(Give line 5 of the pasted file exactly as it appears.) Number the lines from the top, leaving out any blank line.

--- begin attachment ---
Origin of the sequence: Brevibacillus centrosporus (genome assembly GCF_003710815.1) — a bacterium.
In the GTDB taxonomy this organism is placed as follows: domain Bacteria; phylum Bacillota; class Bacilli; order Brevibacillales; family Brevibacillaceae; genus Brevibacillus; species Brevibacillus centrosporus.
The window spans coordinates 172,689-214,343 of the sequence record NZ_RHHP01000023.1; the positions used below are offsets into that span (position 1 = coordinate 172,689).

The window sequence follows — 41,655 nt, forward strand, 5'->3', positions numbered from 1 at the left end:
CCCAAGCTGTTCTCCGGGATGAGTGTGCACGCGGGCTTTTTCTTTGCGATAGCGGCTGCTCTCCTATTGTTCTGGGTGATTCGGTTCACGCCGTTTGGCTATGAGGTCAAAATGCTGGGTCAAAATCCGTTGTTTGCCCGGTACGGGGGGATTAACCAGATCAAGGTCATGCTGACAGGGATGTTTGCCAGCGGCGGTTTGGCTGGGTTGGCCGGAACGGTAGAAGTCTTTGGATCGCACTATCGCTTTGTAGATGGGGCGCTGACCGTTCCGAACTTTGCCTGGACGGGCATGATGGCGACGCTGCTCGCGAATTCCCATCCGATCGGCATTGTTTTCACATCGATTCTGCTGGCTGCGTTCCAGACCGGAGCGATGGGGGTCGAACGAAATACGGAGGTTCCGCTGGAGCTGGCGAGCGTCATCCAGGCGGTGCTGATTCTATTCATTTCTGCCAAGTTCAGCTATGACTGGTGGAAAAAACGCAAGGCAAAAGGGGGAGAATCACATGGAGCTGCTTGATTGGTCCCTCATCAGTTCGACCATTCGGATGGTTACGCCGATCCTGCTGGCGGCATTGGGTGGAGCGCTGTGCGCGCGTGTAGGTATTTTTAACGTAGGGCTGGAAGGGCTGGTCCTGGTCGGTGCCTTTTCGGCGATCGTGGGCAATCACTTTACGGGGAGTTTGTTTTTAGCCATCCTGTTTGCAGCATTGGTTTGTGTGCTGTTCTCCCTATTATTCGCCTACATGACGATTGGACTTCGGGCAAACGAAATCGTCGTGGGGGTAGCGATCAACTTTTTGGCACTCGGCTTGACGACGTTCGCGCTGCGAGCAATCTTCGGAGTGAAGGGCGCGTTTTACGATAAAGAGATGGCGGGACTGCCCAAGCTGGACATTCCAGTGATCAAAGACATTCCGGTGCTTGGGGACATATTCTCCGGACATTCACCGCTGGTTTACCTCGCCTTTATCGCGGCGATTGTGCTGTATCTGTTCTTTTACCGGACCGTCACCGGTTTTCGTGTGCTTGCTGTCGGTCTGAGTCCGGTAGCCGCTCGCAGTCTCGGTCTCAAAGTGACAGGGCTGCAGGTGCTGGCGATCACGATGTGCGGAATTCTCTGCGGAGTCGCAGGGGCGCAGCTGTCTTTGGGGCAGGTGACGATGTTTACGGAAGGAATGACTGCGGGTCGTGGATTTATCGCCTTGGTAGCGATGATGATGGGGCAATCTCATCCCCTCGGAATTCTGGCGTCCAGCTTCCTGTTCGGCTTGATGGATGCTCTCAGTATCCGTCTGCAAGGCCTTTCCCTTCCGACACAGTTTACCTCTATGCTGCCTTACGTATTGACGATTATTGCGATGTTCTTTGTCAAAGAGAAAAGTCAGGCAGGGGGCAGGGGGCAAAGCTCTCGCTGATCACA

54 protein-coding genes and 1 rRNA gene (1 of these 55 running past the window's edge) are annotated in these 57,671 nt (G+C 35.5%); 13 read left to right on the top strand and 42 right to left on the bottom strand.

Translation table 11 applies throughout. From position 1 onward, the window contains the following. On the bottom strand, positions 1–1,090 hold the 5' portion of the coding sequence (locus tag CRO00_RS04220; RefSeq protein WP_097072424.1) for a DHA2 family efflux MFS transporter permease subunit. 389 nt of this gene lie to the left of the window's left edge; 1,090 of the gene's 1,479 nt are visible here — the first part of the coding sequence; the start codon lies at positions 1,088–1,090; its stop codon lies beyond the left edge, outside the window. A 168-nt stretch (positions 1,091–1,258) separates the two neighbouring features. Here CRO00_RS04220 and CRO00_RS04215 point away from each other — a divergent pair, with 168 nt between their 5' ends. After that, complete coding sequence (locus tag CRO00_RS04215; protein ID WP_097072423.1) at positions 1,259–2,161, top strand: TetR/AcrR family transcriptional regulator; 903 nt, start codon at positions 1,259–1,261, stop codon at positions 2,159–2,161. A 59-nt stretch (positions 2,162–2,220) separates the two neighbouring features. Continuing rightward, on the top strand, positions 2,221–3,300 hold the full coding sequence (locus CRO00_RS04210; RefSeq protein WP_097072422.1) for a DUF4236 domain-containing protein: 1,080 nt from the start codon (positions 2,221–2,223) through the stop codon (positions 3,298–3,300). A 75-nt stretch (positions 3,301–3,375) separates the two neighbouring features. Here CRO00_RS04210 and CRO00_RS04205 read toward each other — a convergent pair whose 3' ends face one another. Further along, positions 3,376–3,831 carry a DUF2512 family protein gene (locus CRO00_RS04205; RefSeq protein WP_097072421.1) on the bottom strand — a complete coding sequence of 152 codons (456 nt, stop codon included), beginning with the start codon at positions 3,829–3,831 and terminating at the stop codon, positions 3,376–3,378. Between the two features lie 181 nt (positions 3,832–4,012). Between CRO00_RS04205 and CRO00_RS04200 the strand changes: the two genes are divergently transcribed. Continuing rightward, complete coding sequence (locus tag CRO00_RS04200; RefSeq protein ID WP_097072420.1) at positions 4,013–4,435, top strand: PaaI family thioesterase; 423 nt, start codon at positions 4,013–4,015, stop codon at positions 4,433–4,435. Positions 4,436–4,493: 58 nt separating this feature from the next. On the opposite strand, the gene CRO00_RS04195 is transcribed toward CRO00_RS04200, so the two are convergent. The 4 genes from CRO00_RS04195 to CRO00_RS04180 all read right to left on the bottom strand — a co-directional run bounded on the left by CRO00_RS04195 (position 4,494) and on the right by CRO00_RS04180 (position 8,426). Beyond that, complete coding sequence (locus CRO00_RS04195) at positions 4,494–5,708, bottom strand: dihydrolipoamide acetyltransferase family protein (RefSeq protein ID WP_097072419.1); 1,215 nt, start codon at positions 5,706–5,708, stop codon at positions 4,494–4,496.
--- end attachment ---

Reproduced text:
CCCAAGCTGTTCTCCGGGATGAGTGTGCACGCGGGCTTTTTCTTTGCGATAGCGGCTGCTCTCCTATTGTTCTGGGTGATTCGGTTCACGCCGTTTGGCTATGAGGTCAAAATGCTGGGTCAAAATCCGTTGTTTGCCCGGTACGGGGGGATTAACCAGATCAAGGTCATGCTGACAGGGATGTTTGCCAGCGGCGGTTTGGCTGGGTTGGCCGGAACGGTAGAAGTCTTTGGATCGCACTATCGCTTTGTAGATGGGGCGCTGACCGTTCCGAACTTTGCCTGGACGGGCATGATGGCGACGCTGCTCGCGAATTCCCATCCGATCGGCATTGTTTTCACATCGATTCTGCTGGCTGCGTTCCAGACCGGAGCGATGGGGGTCGAACGAAATACGGAGGTTCCGCTGGAGCTGGCGAGCGTCATCCAGGCGGTGCTGATTCTATTCATTTCTGCCAAGTTCAGCTATGACTGGTGGAAAAAACGCAAGGCAAAAGGGGGAGAATCACATGGAGCTGCTTGATTGGTCCCTCATCAGTTCGACCATTCGGATGGTTACGCCGATCCTGCTGGCGGCATTGGGTGGAGCGCTGTGCGCGCGTGTAGGTATTTTTAACGTAGGGCTGGAAGGGCTGGTCCTGGTCGGTGCCTTTTCGGCGATCGTGGGCAATCACTTTACGGGGAGTTTGTTTTTAGCCATCCTGTTTGCAGCATTGGTTTGTGTGCTGTTCTCCCTATTATTCGCCTACATGACGATTGGACTTCGGGCAAACGAAATCGTCGTGGGGGTAGCGATCAACTTTTTGGCACTCGGCTTGACGACGTTCGCGCTGCGAGCAATCTTCGGAGTGAAGGGCGCGTTTTACGATAAAGAGATGGCGGGACTGCCCAAGCTGGACATTCCAGTGATCAAAGACATTCCGGTGCTTGGGGACATATTCTCCGGACATTCACCGCTGGTTTACCTCGCCTTTATCGCGGCGATTGTGCTGTATCTGTTCTTTTACCGGACCGTCACCGGTTTTCGTGTGCTTGCTGTCGGTCTGAGTCCGGTAGCCGCTCGCAGTCTCGGTCTCAAAGTGACAGGGCTGCAGGTGCTGGCGATCACGATGTGCGGAATTCTCTGCGGAGTCGCAGGGGCGCAGCTGTCTTTGGGGCAGGTGACGATGTTTACGGAAGGAATGACTGCGGGTCGTGGATTTATCGCCTTGGTAGCGATGATGATGGGGCAATCTCATCCCCTCGGAATTCTGGCGTCCAGCTTCCTGTTCGGCTTGATGGATGCTCTCAGTATCCGTCTGCAAGGCCTTTCCCTTCCGACACAGTTTACCTCTATGCTGCCTTACGTATTGACGATTATTGCGATGTTCTTTGTCAAAGAGAAAAGTCAGGCAGGGGGCAGGGGGCAAAGCTCTCGCTGATCACA